Interestingly, the new "modern premium," while initially created
by Innocean, could be carried out by another shop. Mr. Cho said
that while the in-house legacy agency will handle the "first wave"
early in 2012, "for the second campaign we haven't made any
decisions." Hyundai "may be able to seek partnership opportunities
with another agency," he added.
It's a striking statement coming from Korean headquarters, given
that Innocean is part of the Hyundai conglomerate and that the
automaker's North American chief, John Krafcik, has said that using
Innocean is pretty much a mandate from the Seoul C-suite.
The move comes when Hyundai is on a high. In recent years, the
company has hammered a value message with its "Assurance"
powertrain warranty, a trade-in value guarantee and a job-loss
protection plan that made it a friend of working people.
According to Automotive News Data Center, the Hyundai division
alone accounted for 645,691 units sold in 2011, up 20% from 2010.
The brand has had stellar success with its "fluidic sculpture"
models, the Elantra and Sonata; a racy hit with the sporty,
three-door Veloster; and a performance entry in the new Genesis.
It's also preparing a fully revised bread-and-butter model, the
Santa Fe SUV, for April.
But Mr. Cho said despite the Hyundai group's growth -- some of
it at the expense of the Japanese, affected by last year's tsunami
and earthquake -- he hears footsteps. "The Chinese, the Indian
players, will be a threat to us in three years, in five years," he
said. "We can still make a lot of improvements."
"Modern premium is a very serious subject around here," Mr.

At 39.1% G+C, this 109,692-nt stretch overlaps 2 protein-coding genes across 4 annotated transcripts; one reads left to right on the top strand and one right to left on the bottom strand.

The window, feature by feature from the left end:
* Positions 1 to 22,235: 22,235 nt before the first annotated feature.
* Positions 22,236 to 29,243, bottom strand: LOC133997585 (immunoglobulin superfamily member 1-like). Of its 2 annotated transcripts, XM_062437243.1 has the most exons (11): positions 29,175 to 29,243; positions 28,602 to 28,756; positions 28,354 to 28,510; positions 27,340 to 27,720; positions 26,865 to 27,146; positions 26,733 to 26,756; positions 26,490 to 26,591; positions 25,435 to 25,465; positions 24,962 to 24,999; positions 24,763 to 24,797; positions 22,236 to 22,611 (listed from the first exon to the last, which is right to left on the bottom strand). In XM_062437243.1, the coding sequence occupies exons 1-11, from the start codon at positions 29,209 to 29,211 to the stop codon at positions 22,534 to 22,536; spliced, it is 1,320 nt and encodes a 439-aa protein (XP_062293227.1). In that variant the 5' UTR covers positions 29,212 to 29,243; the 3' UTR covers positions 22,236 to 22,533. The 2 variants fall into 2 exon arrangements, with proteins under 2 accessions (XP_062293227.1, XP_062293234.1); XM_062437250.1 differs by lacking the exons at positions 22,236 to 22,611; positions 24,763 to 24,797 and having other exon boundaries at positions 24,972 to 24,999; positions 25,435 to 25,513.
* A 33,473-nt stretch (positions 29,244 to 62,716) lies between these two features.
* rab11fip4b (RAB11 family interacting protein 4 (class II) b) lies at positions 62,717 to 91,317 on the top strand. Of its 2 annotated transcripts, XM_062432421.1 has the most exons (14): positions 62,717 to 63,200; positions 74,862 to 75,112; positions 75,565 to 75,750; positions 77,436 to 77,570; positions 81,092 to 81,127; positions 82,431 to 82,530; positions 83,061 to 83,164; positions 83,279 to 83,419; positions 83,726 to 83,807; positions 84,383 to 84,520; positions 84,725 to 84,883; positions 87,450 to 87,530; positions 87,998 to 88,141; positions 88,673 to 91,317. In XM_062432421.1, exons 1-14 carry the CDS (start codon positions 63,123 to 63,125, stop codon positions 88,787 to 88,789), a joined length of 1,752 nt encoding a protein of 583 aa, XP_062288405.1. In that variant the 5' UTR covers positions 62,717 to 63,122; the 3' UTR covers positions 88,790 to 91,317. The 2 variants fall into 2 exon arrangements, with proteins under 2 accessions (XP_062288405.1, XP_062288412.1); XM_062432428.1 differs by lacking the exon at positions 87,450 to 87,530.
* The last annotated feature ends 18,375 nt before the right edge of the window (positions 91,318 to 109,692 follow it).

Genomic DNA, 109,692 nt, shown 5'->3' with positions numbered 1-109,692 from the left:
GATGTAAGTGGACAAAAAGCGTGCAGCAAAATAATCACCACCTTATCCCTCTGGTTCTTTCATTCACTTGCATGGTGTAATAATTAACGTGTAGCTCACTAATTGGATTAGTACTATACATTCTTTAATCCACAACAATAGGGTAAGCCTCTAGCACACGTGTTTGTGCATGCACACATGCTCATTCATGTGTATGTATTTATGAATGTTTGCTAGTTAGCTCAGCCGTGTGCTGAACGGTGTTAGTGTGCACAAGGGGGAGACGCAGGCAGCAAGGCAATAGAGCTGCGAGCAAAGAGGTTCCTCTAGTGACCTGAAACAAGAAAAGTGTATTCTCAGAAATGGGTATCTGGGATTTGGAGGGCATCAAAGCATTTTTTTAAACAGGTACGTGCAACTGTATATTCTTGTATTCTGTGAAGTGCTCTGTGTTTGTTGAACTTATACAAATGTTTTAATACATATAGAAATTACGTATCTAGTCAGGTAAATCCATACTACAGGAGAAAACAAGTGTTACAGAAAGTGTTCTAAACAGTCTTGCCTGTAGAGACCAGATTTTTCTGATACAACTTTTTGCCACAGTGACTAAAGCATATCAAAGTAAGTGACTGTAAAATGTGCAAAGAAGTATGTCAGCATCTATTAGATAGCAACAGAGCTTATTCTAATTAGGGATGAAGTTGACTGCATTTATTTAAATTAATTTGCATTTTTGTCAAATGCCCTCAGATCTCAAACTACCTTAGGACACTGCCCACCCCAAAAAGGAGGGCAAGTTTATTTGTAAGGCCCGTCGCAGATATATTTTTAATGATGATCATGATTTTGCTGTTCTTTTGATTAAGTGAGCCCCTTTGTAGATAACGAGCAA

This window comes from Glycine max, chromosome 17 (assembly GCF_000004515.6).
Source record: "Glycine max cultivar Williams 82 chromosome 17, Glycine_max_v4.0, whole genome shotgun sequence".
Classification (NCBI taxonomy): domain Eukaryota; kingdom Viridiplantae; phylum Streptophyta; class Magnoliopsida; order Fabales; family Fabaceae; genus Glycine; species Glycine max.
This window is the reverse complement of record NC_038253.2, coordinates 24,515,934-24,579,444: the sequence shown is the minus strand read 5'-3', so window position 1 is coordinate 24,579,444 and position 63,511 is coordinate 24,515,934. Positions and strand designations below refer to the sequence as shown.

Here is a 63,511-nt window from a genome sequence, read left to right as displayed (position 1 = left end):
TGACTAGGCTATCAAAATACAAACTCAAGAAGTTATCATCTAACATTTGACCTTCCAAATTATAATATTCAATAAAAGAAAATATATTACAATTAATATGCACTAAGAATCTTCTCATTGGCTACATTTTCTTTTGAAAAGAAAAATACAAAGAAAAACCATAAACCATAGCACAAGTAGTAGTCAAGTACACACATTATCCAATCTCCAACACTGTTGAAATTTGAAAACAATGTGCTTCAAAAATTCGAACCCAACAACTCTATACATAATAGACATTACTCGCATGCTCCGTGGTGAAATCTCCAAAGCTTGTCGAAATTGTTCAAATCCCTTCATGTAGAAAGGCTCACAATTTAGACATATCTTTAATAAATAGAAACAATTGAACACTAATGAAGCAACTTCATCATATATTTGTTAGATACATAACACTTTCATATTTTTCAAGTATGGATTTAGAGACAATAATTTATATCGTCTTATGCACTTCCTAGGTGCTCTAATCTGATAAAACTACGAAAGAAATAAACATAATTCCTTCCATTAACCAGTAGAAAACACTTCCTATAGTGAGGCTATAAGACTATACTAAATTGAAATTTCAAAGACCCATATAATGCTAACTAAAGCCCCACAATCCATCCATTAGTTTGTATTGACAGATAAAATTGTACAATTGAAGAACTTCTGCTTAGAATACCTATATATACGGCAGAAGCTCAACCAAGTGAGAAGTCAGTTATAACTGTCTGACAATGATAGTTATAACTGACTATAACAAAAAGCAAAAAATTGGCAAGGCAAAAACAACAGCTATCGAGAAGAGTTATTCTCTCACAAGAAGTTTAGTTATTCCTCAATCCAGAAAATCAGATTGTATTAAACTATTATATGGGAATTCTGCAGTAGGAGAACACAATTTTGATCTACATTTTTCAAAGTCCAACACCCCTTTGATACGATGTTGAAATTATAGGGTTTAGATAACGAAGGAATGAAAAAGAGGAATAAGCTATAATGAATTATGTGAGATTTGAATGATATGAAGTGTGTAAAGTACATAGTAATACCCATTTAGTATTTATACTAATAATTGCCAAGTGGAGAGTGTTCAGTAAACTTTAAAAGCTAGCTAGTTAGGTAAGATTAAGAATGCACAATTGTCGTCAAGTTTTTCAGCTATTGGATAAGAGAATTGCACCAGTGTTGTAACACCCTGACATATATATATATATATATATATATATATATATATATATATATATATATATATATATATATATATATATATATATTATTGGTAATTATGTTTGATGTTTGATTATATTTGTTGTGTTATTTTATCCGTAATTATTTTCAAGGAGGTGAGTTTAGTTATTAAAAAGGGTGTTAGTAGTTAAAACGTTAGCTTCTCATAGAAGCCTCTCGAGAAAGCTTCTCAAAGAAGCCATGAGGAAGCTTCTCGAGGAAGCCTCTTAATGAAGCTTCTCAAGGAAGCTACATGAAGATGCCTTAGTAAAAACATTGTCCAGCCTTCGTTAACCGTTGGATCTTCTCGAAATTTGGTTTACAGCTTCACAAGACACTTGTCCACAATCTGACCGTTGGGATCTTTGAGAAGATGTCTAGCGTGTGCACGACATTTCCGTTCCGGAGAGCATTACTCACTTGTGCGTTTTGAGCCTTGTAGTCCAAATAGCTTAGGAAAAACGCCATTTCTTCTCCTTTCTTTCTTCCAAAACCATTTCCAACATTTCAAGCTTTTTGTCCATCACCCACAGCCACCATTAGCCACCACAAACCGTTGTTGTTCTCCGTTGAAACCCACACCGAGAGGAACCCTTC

Sanfilippo said. "We're not the only [automaker] that wants to
succeed up-market. That's where the margins are."
Hyundai has been leaning in this direction for several years. In
late 2010 it fired its first volley into luxury car sweeps with the
$60,000 Equus, designed to compete with Lexus and Acura and ruffle
feathers at BMW. Its tagline was "New Thinking, New Possibilities."
Mr. Cho insists that the car met sales targets, though according to
Automotive News data, only 3,193 models were sold in the U.S. last
The company also pursued an attainable-luxury position for
Sonata last year with a TV spot that showed cops eating caviar on
their squad car and kids playing with a Louis Vuitton basketball.
(That image got Hyundai in hot water with the design group for
using the logo without permission.)
But the new push is more ambitious in trying to encompass the
"It's a delicate dance they're doing," said Peter DeLorenzo, an
industry maven who writes The Autoextremist blog. "The Koreans are
always hungry to be somewhere they're not, and this is where they
get in trouble. The Equus is a nice car, but it hasn't made
substantial inroads in that market. The brand's consideration level
is high, and they should try to maintain that."
A reinvention wouldn't be Hyundai's first reversal of fortune.
Under Joel Ewanick, marketing chief from 2006 to 2010, and Goodby Silverstein
& Partners, the brand launched its "Think About It
"campaign, which stressed Hyundai's price, fuel economy and long
Recently hired VP-Marketing Steve Shannon is overseeing spending
now. The Hyundai brand was supported with $233.1 million in
measured media from January through October of last year, according
to Kantar Media. Hyundai Motor
America bought two spots during NBC's coming Super Bowl broadcast,
as well as a 60-second commercial before the kickoff. Speculation
is that at least one of the ads will focus on Hyundai's workforce